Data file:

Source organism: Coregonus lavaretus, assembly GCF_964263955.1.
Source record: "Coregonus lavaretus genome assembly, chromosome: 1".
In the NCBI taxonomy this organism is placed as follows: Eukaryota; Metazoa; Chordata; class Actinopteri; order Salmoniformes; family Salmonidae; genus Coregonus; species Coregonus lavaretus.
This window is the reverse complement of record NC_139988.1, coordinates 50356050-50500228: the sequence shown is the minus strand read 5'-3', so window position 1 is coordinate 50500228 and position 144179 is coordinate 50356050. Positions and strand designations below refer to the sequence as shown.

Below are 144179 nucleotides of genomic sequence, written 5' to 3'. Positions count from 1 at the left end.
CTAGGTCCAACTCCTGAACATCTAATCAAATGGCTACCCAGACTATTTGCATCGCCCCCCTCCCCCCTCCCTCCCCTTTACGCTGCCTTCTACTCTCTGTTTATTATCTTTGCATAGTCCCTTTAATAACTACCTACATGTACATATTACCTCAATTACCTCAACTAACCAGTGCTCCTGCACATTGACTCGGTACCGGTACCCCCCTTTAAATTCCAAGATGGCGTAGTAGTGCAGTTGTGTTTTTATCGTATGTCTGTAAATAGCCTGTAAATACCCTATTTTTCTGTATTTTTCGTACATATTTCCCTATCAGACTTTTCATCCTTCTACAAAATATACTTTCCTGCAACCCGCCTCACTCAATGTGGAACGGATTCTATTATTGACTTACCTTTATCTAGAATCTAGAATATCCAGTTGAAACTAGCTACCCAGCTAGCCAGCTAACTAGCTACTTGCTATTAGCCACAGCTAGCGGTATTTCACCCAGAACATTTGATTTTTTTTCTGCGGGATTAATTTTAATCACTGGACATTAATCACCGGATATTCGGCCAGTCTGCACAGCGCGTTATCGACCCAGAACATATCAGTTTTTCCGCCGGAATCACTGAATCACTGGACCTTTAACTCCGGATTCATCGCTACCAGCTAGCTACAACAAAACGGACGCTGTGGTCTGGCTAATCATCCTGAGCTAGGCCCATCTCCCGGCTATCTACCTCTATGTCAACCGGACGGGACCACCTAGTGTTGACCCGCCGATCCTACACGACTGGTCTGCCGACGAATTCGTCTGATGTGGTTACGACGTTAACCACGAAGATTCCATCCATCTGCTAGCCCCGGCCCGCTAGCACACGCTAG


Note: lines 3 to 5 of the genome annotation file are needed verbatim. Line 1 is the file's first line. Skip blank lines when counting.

In the NCBI taxonomy this organism is placed as follows: Eukaryota; Metazoa; Chordata; class Actinopteri; order Salmoniformes; family Salmonidae; genus Coregonus; species Coregonus lavaretus.
This window is the reverse complement of record NC_139988.1, coordinates 50356050-50500228: the sequence shown is the minus strand read 5'-3', so window position 1 is coordinate 50500228 and position 144179 is coordinate 50356050. Positions and strand designations below refer to the sequence as shown.

Below are 144179 nucleotides of genomic sequence, written 5' to 3'. Positions count from 1 at the left end.